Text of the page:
The Poet has been defined, redefined, self-defined, countless times in its history; his entire anatomy deconstructed and each piece - the full spectrum from biography and performativity, to form and rhythm, to the abstract presences of 'truth' or 'purity' - individually sold, at different times, as the most valuable. His function, for lack of a better word, is one of these perennial conversations. Whether the poet is or should be the unheralded catalyst of social change, or a hermetic seer for the soul, or a Foucault-inspired ghost, or all, or somewhere in-between? The titular assertion seems to imply these questions in the context of a Victorian tension between introspection and interaction, the subjective and objective poetic impulses, that both afflicted and benefited the poetry of the time. In comparing Robert Browning's Childe Roland to the Dark1 Tower Came with Christina Rossetti's Goblin Market2 I hope, not for pretence to certainty or resolution concerning the preceding questions, but to simply illustrate the differences and similarities between the poetics of melancholy and that of 'topical issues', and to explore the problems involved with such a categorisation.
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Despite the general Victorian distaste for the condition of melancholy as one of self-indulgence, fallibility curable by self-abnegation - or as John Stuart Mill recommended for Browning, "a hearty hatred of his selfishness"3 - melancholy remained both "the spirit of modern poetry"4 and inevitable to those poets with that desire for the infinite, a 'reach beyond their grasp'5, that often only resulted in a reminding of temporal and physiological confinements. Matthew Arnold exemplifies the opposing sentiment in his lament of modern-poetry wherein "the calm, the cheerfulness, the disinterested objectivity have disappeared; the dialogue of the mind with itself has commenced", "we witness the discouragement, of Hamlet and Faust"6. Robert Browning's Childe Roland might be seen to offer this discussion a comprehensive insight into the poetics of melancholy; and supplemented by two of his other poems, Saul7 and Cleon8, the reader is submerged in a timeless nightmare of melancholy-introspection that suspends itself between a deviant rendition of Carl Jung's 'Nekyia' and narcissistic solipsism. Conversely, Christina Rossetti's Goblin Market stands in opposition; a poem that, despite its author's denial of any symbolic depth, has been interpreted as vastly multivalent in its engagement with topical issues. Ranging from Christian allegory, the redemptive power of love and sorority, and patriarchal domination, to a criticism of male-capitalist economy, self-realisation and sexual-temptation, Rossetti's poem has been interpretively stretched to the socio-political and topical brink - and as such, in its extreme iconoclastic involvement with Victorian discourses, presents a distinct shift away from the inertia of Childe Roland's externalized psyche.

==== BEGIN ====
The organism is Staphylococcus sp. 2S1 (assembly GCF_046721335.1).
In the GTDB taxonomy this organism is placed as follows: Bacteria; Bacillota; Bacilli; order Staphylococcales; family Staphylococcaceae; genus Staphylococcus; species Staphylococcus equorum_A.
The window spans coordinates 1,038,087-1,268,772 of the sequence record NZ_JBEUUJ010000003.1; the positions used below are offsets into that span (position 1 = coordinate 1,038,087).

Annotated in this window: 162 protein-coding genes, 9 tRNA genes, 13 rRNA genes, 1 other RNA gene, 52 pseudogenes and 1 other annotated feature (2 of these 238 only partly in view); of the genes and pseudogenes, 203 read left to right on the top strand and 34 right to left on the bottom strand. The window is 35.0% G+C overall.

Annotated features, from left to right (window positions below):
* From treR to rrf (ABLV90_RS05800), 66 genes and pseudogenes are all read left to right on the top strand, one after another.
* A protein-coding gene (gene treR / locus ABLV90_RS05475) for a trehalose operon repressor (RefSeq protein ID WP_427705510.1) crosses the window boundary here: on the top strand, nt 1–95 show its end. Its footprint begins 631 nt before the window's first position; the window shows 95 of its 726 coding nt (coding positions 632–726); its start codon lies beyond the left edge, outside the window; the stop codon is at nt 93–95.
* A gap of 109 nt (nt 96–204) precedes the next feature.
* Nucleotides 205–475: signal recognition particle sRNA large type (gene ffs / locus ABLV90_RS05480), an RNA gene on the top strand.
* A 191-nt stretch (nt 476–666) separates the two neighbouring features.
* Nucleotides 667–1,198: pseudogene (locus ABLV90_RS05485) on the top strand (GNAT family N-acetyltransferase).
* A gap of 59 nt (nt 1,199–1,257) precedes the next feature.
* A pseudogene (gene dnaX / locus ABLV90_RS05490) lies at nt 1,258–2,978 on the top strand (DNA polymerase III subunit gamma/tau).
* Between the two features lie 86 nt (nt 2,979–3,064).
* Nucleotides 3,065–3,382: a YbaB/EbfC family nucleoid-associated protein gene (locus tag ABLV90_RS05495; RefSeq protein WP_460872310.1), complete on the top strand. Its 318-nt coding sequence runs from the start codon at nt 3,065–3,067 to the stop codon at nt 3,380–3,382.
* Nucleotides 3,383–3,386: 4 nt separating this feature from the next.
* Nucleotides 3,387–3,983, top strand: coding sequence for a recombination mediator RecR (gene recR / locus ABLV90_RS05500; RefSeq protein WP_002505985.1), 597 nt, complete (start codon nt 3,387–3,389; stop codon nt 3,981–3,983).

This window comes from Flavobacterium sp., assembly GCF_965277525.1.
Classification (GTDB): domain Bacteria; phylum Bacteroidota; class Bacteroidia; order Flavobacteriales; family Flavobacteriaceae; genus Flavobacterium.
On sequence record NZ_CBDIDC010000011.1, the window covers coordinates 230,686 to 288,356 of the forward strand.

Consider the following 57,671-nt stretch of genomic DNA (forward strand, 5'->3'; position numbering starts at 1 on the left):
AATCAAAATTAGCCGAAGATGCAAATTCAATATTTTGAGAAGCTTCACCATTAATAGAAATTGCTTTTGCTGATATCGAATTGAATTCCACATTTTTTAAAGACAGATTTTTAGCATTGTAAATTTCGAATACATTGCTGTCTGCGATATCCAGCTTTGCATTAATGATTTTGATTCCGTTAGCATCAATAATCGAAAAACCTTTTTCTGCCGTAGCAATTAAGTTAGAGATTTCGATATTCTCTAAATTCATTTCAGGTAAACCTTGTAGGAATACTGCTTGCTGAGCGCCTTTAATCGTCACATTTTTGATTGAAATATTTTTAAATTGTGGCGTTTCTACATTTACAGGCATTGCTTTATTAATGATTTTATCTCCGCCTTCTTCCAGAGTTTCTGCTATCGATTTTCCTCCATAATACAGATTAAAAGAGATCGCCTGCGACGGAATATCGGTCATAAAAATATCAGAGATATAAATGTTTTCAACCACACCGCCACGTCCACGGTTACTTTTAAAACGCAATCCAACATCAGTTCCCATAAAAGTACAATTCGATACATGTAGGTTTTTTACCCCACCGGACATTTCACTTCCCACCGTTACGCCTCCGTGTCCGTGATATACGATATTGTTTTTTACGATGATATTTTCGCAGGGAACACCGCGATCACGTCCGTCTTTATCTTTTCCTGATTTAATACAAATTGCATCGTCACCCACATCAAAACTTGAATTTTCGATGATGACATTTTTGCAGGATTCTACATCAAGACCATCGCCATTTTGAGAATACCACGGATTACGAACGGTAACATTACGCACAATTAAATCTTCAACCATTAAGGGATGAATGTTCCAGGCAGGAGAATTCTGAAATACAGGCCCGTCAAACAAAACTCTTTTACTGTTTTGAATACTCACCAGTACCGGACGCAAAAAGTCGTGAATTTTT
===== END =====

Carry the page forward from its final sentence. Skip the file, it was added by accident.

Like Goblin Market, Browning's poem makes use of a dialogue between reality and Victorian fantasy, a conception of an almost Freudian-'Uncanny'9 world that is both familiar and unsettlingly not. But while Rossetti does so in her anthropomorphic "parrot-voiced" and "rat-paced"2 goblins, Browning's vehicle is that of characterization and location, wherein physiologically relatable characters are faced with increasingly personified landscapes like those expressly seen in Childe Roland's 'peevish' Nature and "river which had done them all wrong"1. But while the setting and climate belong to dreams, fantasy, and myth, Childe Roland's perception and declared reality - whether reliable or not - is that of humanity, the use of the relative for access to some sort of Absolute or universal. In using such a device, Browning sustains empathy and readies us for the active-readership required to navigate this landscape-of-ruin, readies us for the search for meaning or non-meaning to follow. Remaining in the vein of imagery, Childe Roland's deadened panorama of "starved ignoble nature"1 might be interpreted as an externalisation of Roland's own melancholic mind, as Carl Jung's Nekyia10. As in extreme melancholy, Roland's imagination is inhibited, crippled like the "hoary cripple"1 projection of himself and the barren toxic land he travels, his reality is that of 'Saul', "far away from his kind" and "caught in his pangs"7 of inertia and depression. This journey, however, does not seem to follow the script of heroic knightly mythos, and rather is bound by its own inescapable circularity, the imagery of inertia, and of its language (Roland's own reality and imaginings and projections, the very poem) as unreliable.